Impact and injury patterns in side crashes of vehicles with good ratings for side crash protection
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Impact and injury patterns in side crashes of vehicles with good ratings for side crash protection. SAE Government Industry Meeting Washington, DC ● January 25, 2012. Becky Mueller Research Engineer. Side impact crashworthiness evaluations. Moving deformable barrier crash tests

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Impact and injury patterns in side crashes of vehicles with good ratings for side crash protection

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Impact and injury patterns in side crashes of vehicles with good ratings for side crash protection

Impact and injury patterns inside crashes of vehicles with good ratings for side crash protection

SAE Government Industry Meeting

Washington, DC ● January 25, 2012

Becky Mueller

Research Engineer


Side impact crashworthiness evaluations

Side impact crashworthiness evaluations

Moving deformable barrier crash tests

3,300 lb. barrier at 50 km/h

M

vehicles tested are rated

GOOD

ACCEPTABLE

MARGINAL

POOR

head protection

injury measures from

SID IIs dummies

G

A

P

structure


Side impact crash protection ratings

Side impact crash protection ratings

Improvements: 2003 to 2011


Risk of dying in a side crash based on rating

Risk of dying in a side crash based on rating

Drivers in good rated vehicles were 70% less likely to die in a left side crash than drivers in poor rated vehicles*.

(Teoh and Lund, 2011)

* Of vehicles with standard head and torso airbag protection


How are people being seriously injured in vehicles designed for good side crashworthiness

How are people being seriously injured in vehicles designed for good side crashworthiness?

NASS Query:

  • Side crashes with designation: L (8,9,10) or R (2,3,4)

  • Case years 2000-2010

  • AIS 3+ or fatally injured occupants

  • All vehicles with good IIHS side rating

  • 51 vehicles met these criteria

    • 56 total occupants (multiple qualifying occupants in 5 case vehicles)


Occupant location relative to impact

Occupant location relative to impact

19 occupants

37 occupants

Farside

Nearside

Direction of Impact


Farside occupant characteristics

Farside occupant characteristics

19 farside occupants are not evaluated in any current crashworthiness evaluation test

  • High levels of occupant compartment intrusion

  • Occupant motion inboard toward intruding structure

Ford 4 point safety belt concept


Center airbag

Center airbag

Control occupantkinematics infarside crashes

Also address headinjuries from other occupant contact (seen in 4 cases)

center airbag will debut in 2013 ChevroletTraverse/GMC Acadia/Buick Enclave


Nearside case vehicles

Nearside case vehicles

2004 -10 model year vehicles

27% of all vehicles rated Good


Crash scenario vehicle to vehicle

Crash scenario – vehicle-to-vehicle

25 intersection style crashes

Average occupant age: 49 years old

6 (24%) fatally injured occupants

Two large truck partner vehicles excluded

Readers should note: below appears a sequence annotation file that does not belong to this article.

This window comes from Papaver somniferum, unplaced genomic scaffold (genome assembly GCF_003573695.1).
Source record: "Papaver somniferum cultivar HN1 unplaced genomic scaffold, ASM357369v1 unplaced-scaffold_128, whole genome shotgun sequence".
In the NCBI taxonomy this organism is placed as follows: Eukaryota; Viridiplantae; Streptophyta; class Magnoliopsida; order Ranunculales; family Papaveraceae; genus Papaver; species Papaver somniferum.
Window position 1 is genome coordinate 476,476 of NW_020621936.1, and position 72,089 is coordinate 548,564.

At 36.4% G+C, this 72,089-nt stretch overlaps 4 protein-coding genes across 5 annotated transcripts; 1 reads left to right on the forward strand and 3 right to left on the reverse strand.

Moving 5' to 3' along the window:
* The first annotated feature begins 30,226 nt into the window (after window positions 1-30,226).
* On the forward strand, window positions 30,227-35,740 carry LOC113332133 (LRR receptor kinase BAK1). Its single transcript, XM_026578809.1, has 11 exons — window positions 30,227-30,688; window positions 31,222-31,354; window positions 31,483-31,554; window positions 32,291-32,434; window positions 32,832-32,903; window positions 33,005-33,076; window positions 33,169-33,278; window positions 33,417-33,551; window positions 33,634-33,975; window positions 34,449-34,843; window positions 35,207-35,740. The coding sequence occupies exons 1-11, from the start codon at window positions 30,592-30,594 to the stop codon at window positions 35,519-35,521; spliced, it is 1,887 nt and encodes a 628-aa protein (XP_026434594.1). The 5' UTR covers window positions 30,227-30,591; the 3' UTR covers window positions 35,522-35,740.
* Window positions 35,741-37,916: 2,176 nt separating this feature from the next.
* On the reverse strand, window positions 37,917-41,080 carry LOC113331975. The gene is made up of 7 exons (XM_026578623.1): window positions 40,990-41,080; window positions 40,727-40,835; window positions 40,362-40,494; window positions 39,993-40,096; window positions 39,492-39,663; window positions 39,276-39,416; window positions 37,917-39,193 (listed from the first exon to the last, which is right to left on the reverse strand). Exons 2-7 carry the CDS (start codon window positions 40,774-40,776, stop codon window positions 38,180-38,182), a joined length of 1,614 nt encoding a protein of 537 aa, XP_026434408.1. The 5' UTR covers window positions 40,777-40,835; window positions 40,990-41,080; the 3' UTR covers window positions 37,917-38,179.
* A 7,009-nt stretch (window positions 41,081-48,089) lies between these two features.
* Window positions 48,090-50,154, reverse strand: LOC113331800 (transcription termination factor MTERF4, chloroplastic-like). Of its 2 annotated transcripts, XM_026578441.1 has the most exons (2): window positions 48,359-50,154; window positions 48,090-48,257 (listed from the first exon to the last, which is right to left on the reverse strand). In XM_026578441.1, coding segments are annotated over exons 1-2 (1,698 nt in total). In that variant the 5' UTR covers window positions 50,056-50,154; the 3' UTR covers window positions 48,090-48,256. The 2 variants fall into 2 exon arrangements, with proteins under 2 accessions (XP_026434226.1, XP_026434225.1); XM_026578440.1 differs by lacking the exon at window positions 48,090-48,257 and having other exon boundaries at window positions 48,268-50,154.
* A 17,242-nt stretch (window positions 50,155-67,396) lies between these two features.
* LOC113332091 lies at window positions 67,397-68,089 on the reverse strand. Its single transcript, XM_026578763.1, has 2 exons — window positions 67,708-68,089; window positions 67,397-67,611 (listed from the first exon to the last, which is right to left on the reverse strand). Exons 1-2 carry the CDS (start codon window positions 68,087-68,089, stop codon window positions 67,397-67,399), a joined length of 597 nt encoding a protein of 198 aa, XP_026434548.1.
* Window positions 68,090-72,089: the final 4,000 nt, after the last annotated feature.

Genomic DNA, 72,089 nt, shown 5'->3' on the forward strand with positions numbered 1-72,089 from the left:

Crash scenario stationary object

Crash scenario – stationary object

12 loss of control crashes

Average occupant age: 27 years old

9 (75%) fatally injured occupants


Stationary object crash test

Stationary object crash test

NHTSA side pole test

  • 32 km/h impact with rigidnarrow pole

  • Rating based on dummy sensors


Crash severity

Crash severity

Percent of cases by lateral delta V (km/h)

IIHS side impact test delta V


Crush values

Crush values

Percent of cases with by maximum crush (cm)

IIHS Good rated side impact test maximum crush

NHTSA pole test maximum crush


Airbag non deployment

Airbag non-deployment

Lower severity with loading primarily forward of occupant compartment

48 year old male driver

Struck by 2006 Honda Accord

Delta V: 35 km/h

Facial fractures from b-pillar

Rib fractures from door interior trim


Airbag late deployment seen in tests

Airbag late deployment – seen in tests

At higher severities, curtain airbags may not have time to properly deploy for adequate protection


Airbag late deployment seen in real world

Airbag late deployment – seen in real world

2007 Nissan Versa

Max crush: 19 cm

29 year old male belted driver

Lost control and struck light post

Fatal head injuries from direct contact with post

Difficult to identify in crash reconstructionsince airbag does eventually deploy


Summary

Summary

  • Farside occupants (33% of cases) not addressed by crash testing

  • IIHS and NHTSA tests are addressing relevant crash modes

  • Twice as many vehicle-to-vehicle crashes as stationary object

    • Vehicle-to-vehicle crashes: lower severity, involved older occupants

    • Fixed object crashes: higher severity, involved younger occupants

  • LTV underrepresented in case vehicles, overrepresented in striking vehicles

  • Airbag deployment issues contributing to injuries


Future work

Future work

Investigate further how occupants are getting injured in cases with similar severity to IIHS and NHTSA tests


Airbag late deployment torso airbag

Airbag late deployment – torso airbag

At higher severities, torso airbags may not have time to properly deploy as door trim intrudes


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